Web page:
Hitchin and Harpenden MP Bim Afolami signs motion challenging fly-tippers

PUBLISHED: 14:49 23 February 2018 | UPDATED: 14:54 23 February 2018

Hitchin and Harpenden MP Bim Afolami, pictured at a meeting with Country Land and Business Association members in Gosmore. Picture: Danny Loo

Hitchin and Harpenden MP Bim Afolami, pictured at a meeting with Country Land and Business Association members in Gosmore. Picture: Danny Loo

Danny Loo Photography 2018

Hitchin and Harpenden MP Bim Afolami has signed an early day motion aimed at tackling fly-tipping.

Mr Afolami is backing Hemel Hempstead MP Mike Penning on the motion, which calls on Justice Secretary David Gauke to simplify the court process for fly-tipping prosecutions and introduce a form of ‘community payback’ sentencing for fly-tippers.

Mr Afolami said: “In recent meetings with constituents, the issue of rural crime and fly-tipping has been at the forefront of many people’s minds. In particular I have heard this from farmers in Gosmore who are dealing with the aftermath of this hugely inconsiderate behaviour.”

He added that he was “thrilled” to be challenging “this disgusting crime”.

Nineteen MPs have so far backed the cross-party motion tabled by Mr Penning – who is, like Mr Afolami, a Conservative. Eleven signatories are Labour MPs, four are Tories, and four are from the Democratic Unionist Party.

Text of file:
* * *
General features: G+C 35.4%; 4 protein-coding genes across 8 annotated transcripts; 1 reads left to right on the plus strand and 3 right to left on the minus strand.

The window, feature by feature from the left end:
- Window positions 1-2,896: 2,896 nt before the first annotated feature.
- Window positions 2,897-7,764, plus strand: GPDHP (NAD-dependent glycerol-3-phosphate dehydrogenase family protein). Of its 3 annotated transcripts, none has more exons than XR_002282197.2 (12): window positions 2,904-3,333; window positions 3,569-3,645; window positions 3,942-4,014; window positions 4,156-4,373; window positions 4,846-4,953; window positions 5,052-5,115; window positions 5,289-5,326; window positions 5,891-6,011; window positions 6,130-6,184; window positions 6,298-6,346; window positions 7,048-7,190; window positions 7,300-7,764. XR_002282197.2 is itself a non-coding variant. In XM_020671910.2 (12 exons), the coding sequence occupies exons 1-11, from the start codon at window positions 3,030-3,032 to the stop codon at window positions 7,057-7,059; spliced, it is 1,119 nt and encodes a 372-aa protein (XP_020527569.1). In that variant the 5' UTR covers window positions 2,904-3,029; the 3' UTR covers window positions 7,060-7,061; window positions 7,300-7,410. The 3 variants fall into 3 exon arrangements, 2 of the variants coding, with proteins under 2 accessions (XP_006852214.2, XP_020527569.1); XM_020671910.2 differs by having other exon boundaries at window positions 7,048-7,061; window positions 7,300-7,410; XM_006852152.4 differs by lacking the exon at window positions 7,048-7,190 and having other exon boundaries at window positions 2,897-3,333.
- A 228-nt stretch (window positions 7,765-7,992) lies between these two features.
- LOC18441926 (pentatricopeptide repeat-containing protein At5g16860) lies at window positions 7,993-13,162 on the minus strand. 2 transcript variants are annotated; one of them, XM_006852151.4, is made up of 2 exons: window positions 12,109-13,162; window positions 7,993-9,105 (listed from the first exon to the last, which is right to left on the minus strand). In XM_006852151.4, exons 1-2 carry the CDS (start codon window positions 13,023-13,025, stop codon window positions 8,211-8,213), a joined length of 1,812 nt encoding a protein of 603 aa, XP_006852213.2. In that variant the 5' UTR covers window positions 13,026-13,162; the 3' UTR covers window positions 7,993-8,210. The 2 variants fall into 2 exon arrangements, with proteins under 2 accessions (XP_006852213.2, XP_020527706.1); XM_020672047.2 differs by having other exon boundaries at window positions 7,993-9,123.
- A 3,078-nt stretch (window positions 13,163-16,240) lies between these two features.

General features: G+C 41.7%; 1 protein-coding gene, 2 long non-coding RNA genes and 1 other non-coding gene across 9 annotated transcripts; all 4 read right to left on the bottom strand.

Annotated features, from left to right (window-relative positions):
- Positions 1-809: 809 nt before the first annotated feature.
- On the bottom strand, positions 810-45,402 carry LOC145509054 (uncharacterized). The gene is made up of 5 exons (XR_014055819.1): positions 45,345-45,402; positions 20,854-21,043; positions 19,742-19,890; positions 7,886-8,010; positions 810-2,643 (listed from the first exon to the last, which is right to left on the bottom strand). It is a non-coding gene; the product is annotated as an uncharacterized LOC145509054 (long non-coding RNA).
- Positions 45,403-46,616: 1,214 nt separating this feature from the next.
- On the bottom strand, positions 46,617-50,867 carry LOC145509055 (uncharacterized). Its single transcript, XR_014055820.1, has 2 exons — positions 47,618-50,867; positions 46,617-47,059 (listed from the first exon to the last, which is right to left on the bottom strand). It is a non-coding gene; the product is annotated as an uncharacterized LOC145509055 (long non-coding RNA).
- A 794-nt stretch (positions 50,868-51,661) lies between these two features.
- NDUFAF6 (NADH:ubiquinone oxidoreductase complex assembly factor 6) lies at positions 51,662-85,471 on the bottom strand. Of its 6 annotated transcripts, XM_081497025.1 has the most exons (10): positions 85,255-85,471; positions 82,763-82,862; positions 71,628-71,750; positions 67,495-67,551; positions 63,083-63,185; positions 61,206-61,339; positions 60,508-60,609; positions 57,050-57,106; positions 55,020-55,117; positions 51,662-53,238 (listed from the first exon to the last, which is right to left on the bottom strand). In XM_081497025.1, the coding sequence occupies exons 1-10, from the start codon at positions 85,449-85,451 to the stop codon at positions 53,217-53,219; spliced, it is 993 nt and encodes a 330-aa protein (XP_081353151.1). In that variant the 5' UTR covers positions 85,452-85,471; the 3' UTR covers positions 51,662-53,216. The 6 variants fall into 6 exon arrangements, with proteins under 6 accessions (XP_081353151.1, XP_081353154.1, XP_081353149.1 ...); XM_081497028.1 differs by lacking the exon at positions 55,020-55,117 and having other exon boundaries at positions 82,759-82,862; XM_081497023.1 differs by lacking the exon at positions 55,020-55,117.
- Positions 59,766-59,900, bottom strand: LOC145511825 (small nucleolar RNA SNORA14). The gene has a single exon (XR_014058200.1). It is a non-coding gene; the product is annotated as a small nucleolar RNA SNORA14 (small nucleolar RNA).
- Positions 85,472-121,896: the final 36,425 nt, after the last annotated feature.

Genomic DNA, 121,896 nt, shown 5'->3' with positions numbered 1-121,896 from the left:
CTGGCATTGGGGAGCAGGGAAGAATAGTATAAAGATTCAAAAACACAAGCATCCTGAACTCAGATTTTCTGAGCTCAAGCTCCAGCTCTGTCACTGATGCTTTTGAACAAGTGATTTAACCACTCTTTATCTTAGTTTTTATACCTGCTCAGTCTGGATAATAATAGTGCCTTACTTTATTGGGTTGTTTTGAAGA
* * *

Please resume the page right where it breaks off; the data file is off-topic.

More news stories

10:29

A flight of angels are descending on St Albans in the run up to Christmas for a festive competition.

08:20

Official bodies from across the county have branded the St Albans Local Plan (LP) unsound, illegal, and incompliant.

Yesterday, 19:00

Carollers have sung at City station to raise money for St Albans and Welwyn Hatfield women’s refuges.

Yesterday, 16:32

This year’s St Albans pantomime Cinderella opened last week. Matt Adams reviews The Alban Arena show.

CountryPhile

I should probably have taken the hint! Walking out into the garden recently an unprecedented flock of thirty or more crows raucously greeted me from the treetops at the bottom of my garden. Cawing and croaking these big, black birds clung clumsily to the top most branches and twigs, jostling and flapping to stay balanced in a constant flurry of feathers. There is always something ominous about crows – they are after all carrion crows, the vultures of the bird world – always watching for scraps and weakness that might mean their next meal.

Digital Edition

Image
Read the The Herts Advertiser e-edition E-edition
Zoo Watch CountryPhile

Newsletter Sign Up

Herts Advertiser weekly newsletter
Sign up to receive our regular email newsletter

Our Privacy Policy

Most read stories

Hot Jobs

Show Job Lists

Herts Most Wanted Herts Business Awards